By Nancy Trejos
Washington Post Staff Writer
Sunday, September 21, 2008
The implosion of two of the nation's leading investment banks has thrust commercial banks into the spotlight.
With their acquisition of investment banks and retail brokerages over the years, commercial banks have assumed a model more common in Europe, banking analysts and investment strategists said. That model -- known as a universal bank -- combines a retail bank, retail brokerage and investment bank under one roof.
"We are a generation of people brought up believing you went to Merrill Lynch for wealth management and you went to Bank of America for your checking and mortgages," said Matt Bienfang, senior research director at TowerGroup, an economics research firm. "People just don't think of Bank of America as being able to provide the same quality of investment advice, which simply isn't the case."
As Bank of America prepares to merge with brokerage firm Merrill Lynch, the big question is whether consumers will be helped or harmed by the consolidation of these financial institutions.
The average consumer's finances have become much more complicated -- with the advent of defined-contribution plans such as 401(k)s, the rise of credit card debt and the growing complexity of mortgages -- so financial planning has become more crucial than ever.
"We see consumers beginning to demand more services from their financial institutions than they've gotten in the past," Bienfang said.
In that sense, having basic banking services, such as deposit accounts and lending, as well as the more advisory functions of a retail brokerage, under one roof could be a good thing.
"This is sort of a culmination of the renaissance of retail," Bienfang said. "What this serves to do is move us a giant leap closer to holistic wealth management."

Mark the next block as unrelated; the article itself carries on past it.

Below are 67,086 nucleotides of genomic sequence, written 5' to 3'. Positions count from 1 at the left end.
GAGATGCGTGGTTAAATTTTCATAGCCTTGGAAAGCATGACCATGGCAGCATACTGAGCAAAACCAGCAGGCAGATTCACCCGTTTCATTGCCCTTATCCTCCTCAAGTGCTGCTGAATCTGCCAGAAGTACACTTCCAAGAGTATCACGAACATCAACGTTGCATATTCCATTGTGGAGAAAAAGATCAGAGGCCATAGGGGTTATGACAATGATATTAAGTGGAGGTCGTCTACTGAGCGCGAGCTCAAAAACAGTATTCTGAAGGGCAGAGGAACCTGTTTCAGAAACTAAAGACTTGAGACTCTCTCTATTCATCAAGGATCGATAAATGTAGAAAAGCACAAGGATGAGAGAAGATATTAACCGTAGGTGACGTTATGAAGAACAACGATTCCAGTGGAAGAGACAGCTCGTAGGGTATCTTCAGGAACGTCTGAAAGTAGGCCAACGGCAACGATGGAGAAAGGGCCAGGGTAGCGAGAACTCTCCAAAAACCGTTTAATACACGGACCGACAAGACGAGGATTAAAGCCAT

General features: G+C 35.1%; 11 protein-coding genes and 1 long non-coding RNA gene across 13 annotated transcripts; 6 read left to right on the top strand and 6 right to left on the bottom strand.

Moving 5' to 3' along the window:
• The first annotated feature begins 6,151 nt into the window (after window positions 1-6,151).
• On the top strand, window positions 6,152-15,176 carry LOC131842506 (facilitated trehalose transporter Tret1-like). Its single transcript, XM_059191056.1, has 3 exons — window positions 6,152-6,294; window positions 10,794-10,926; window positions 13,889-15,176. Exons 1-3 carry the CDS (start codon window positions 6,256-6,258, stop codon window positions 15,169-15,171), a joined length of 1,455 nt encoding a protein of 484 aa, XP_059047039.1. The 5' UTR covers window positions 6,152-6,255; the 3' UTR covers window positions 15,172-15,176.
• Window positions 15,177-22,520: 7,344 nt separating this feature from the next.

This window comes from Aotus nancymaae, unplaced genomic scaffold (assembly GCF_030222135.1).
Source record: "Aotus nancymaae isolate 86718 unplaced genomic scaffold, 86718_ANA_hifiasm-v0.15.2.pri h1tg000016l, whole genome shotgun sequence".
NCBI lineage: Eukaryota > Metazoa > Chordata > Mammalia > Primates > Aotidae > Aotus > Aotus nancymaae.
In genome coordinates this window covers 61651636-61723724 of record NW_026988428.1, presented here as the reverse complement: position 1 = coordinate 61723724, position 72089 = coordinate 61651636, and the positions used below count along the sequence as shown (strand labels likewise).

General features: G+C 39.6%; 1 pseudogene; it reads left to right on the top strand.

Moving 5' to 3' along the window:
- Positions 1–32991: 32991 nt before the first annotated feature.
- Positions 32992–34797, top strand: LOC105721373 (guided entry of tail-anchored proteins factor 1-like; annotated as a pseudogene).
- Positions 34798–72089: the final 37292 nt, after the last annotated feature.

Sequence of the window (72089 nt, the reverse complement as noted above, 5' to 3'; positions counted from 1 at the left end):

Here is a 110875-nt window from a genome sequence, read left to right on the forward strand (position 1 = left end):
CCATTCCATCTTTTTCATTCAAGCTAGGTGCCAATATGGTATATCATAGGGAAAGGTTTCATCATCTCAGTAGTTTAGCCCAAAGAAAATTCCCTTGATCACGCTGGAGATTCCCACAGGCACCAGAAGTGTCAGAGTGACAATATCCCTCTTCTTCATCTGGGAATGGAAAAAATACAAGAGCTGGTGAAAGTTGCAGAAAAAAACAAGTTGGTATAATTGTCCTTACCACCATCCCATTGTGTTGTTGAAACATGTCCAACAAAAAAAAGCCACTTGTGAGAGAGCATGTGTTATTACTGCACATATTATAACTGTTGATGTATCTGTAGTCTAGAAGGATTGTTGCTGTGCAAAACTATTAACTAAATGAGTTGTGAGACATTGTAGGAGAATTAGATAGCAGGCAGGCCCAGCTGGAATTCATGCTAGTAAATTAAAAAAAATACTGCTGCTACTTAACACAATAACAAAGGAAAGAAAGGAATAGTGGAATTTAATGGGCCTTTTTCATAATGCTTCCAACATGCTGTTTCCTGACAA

Other analysts bemoan what they see as the shrinking of the industry.
"The benefits for the consumer are slim or none," said Bob Ellis, senior vice president of wealth management for Celent, a Boston-based consulting firm that specializes in financial services. "It might be a little easier to move your assets between banking and brokerage firms. . . . The drawback is basically lack of choice. Products are going to be tied to each other. It's going to be hard to have a brokerage account at Merrill and do banking at Citi."
Less competition means consumers can at some point expect to pay more for products and services, Ellis said. Fees might go up. Innovation might go down, as commercial banks are not known for hiring people with entrepreneurial spirits.
David Lo, director of financial services research at J.D. Power, said commercial banks and brokerages tend to offer different products. For instance, he said, many traditional banks don't offer savings accounts with high yields, but brokerage accounts often are high-yielding. How the two entities will decide which products stay and which ones go is up in the air.
Conflicts of interest might also arise, analysts said. And the same greed that ultimately proved the downfall of investment banks -- that willingness to take risks to maximize profits -- will not vanish now that they are being folded into the more traditional, less-risky atmosphere of commercial banks. The practice that got investment banks into trouble -- packaging consumer debt into securities and selling them -- will not completely go away.
"The risk to the consumer is that they are going to be enticed to buy, invest in or otherwise utilize services that may or may not be in their best interest," said Eric Solis, chief executive of Save252.com, a Web site that encourages saving. "When you walk into the door of the bank, you need to understand that the sharks are now coming to shallower waters."